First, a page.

Indeed, the architecture Milli and his colleagues have in mind is particularly challenging. “At the heart of the demonstrator is the integration of electric and mechanical machines, in order to produce the parallel hybrid-electric architecture we have envisioned. Then there is the integration of fuel cell and electric machine, i.e., the most innovative core of the architecture which enables zero-emission power generation. Meanwhile, the definition and management of the thermal system will also be crucial. The whole thing will then have to work in parallel with an advanced turboprop, such as our Catalyst, and finally be integrated on the aircraft, which will also need to be equipped with a digital control system to govern all this architecture.”
AMBER proposes a safe and reliable hybrid-electric propulsion solution, according to Brouckaert: “the traditional gas turbine of the turboprop engine is supported, and hybridized, by an electric motor powered by fuel cells using hydrogen. The advantages are first in fuel cells, which eliminate CO2 and NOx emissions, as well as particulate matter and sulfur dioxide.”
The connecting element between AMBER and HYDEA is therefore hydrogen. “Looking at how to incorporate the use of this element in aviation is in itself a mammoth step from a functional and technological point of view. There a many complexities, the first being safety: both in combustion and storage. Support from authorities such as EASA will be critical, both to integrate it on the aircraft of tomorrow and to regulate it,” Brouckaert says.
Developing an engine system that revolves around hydrogen requires specific skills provided by the technological diversification of the project partners, which bring solutions directly impacting emissions. “For example, the design of the combustion chamber in order to ensurethe lowest level of NOX emissionsis an important research topictoday in the world,” Brouckaert continues.
The impression of the endeavor’s scale is the same in those personally involved in the development, such as Milli: “HYDEA’s achievements could revolutionize our industry. Direct combustion of hydrogen in an aircraft engine could enable future commercial fleets to reduce emissions by up to 70%, which is a huge potential. Developing a combustion system that works and performs like a traditional one but using hydrogen is the key challenge. As is the cryogenic storage of this element, which also significantly impacts the design of the aircraft and the engine and aircraft certification process.”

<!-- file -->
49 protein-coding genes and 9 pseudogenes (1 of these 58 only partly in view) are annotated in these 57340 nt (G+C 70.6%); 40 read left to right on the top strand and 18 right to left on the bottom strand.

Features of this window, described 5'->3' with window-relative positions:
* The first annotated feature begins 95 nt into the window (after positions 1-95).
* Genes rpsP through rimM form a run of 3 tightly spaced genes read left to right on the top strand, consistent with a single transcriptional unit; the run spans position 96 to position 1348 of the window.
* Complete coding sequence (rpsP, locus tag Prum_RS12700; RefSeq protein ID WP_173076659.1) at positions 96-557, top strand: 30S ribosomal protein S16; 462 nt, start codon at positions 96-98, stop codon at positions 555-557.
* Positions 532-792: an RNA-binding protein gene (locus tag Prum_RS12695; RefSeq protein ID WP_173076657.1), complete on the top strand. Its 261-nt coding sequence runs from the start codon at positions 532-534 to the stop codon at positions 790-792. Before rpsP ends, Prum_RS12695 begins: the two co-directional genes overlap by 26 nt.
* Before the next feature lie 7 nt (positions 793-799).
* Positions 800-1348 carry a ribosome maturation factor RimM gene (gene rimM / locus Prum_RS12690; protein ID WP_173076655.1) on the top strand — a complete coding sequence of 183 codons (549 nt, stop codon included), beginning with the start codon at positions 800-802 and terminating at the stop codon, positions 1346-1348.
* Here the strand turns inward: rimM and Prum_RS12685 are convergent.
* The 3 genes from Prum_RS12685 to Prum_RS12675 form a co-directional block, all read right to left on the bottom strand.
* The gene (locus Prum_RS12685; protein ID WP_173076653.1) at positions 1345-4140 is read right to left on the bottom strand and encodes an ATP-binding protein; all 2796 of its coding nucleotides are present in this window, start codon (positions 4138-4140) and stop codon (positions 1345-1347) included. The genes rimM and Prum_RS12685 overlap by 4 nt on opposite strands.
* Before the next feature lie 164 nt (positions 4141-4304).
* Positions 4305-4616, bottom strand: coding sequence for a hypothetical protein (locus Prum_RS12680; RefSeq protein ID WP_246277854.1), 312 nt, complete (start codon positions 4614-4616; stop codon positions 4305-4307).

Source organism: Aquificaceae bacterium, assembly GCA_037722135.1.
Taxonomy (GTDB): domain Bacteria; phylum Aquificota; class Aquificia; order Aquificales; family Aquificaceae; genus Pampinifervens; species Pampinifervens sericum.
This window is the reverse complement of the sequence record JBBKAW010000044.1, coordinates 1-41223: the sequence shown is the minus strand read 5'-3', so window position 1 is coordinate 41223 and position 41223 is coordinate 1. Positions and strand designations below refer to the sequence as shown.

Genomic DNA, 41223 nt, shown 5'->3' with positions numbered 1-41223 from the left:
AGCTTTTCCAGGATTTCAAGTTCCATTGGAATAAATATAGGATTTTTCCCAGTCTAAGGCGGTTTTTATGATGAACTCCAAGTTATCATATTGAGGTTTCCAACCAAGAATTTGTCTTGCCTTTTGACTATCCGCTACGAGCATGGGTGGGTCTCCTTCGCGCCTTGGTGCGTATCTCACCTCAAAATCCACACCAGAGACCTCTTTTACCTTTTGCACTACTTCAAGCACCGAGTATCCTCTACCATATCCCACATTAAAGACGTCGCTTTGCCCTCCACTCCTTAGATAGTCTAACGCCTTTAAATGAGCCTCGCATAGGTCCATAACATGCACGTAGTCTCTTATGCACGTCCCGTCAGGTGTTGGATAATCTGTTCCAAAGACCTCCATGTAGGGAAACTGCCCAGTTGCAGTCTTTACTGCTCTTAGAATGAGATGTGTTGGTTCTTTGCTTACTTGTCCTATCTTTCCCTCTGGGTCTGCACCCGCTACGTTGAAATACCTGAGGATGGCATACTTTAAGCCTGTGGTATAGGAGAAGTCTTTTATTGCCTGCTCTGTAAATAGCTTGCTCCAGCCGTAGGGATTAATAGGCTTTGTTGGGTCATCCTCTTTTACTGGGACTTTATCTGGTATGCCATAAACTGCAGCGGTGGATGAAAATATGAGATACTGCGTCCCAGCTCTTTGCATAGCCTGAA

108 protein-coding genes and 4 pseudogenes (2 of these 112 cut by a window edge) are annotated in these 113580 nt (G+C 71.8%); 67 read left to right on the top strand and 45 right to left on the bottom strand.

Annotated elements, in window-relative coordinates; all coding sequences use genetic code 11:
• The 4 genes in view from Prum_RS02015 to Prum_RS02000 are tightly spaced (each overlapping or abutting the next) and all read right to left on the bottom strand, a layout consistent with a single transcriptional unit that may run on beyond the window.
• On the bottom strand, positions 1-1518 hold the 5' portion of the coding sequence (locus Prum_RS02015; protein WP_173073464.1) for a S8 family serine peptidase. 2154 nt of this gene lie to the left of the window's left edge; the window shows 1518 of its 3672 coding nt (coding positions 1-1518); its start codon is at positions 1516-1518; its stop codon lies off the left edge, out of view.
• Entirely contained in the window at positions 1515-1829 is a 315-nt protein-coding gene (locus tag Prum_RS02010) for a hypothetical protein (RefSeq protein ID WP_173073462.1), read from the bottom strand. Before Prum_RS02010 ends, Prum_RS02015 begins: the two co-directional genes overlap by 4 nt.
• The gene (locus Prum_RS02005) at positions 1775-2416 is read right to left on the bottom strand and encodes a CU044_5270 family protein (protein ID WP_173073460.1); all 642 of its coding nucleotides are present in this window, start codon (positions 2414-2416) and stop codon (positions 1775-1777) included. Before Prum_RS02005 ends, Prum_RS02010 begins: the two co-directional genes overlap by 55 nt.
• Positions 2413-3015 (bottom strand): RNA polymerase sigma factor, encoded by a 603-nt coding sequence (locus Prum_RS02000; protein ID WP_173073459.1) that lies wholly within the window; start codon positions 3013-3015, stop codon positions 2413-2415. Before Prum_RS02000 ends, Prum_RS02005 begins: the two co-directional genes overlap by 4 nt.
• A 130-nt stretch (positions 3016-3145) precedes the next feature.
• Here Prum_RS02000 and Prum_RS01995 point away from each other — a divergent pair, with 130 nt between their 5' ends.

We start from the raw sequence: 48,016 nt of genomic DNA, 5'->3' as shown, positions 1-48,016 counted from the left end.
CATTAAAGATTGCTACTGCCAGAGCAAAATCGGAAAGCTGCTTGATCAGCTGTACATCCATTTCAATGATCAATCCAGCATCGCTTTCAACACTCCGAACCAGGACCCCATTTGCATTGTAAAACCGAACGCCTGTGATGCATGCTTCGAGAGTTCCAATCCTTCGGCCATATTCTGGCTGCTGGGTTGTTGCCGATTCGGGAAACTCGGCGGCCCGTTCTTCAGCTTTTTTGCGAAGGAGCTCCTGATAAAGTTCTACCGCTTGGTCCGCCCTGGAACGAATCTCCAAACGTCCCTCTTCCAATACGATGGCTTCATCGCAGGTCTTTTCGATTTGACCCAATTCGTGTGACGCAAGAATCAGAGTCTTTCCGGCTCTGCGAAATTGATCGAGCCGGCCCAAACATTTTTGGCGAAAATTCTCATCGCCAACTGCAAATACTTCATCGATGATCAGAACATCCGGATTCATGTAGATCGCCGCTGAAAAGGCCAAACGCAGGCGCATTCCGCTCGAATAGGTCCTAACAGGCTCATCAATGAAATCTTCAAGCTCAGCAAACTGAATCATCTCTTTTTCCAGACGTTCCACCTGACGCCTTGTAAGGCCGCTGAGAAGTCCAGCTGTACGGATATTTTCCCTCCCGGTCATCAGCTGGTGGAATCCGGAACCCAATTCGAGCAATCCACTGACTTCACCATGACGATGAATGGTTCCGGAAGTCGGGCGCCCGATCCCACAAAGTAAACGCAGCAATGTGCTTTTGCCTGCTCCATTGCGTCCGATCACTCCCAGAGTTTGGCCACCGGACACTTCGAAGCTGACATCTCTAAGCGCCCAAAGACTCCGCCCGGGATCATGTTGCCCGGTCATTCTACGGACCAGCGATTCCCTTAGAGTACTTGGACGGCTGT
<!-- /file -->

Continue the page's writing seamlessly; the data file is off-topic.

HYDEA’s mission for Clean Aviation is to demonstrate the feasibility of using liquid hydrogen as a fuel in aircraft, through ground testing and then flight testing. This phase will focus on building a demonstrator, basing it on an aircraft engine with an innovative combustion system and an integrated on-board hydrogen management and storage system. Taking it into flight will be undertaken in phase two of the Clean Aviation programme.
“We are in an era that is leaving behind the classic separation of engineering disciplines as far as aircraft design is concerned"
This is why Brouckaert recommended that the members of the two projects – highly specialized organizations and institutionswith varied expertise and technological resources - should cooperate and coordinate as best as they can, to deal with “complexity of considerable magnitude.”
“We are in an era that is leaving behind the classic separation of engineering disciplines as far as aircraft design is concerned: electric systems integrated with gas turbines, liquid hydrogen tanks, on-board high-voltage systems and complex thermal systems. Dedicated instrumentation and systems are needed to test and develop all this. A certain chemistry between the partners makes all this possible. Complex design problems, such as those related to weight and volume, can thus be overcome. Vast exchange of experience and constant discussion, especially with those involved in integration on the aircraft, are the key to success for Clean Aviation projects.”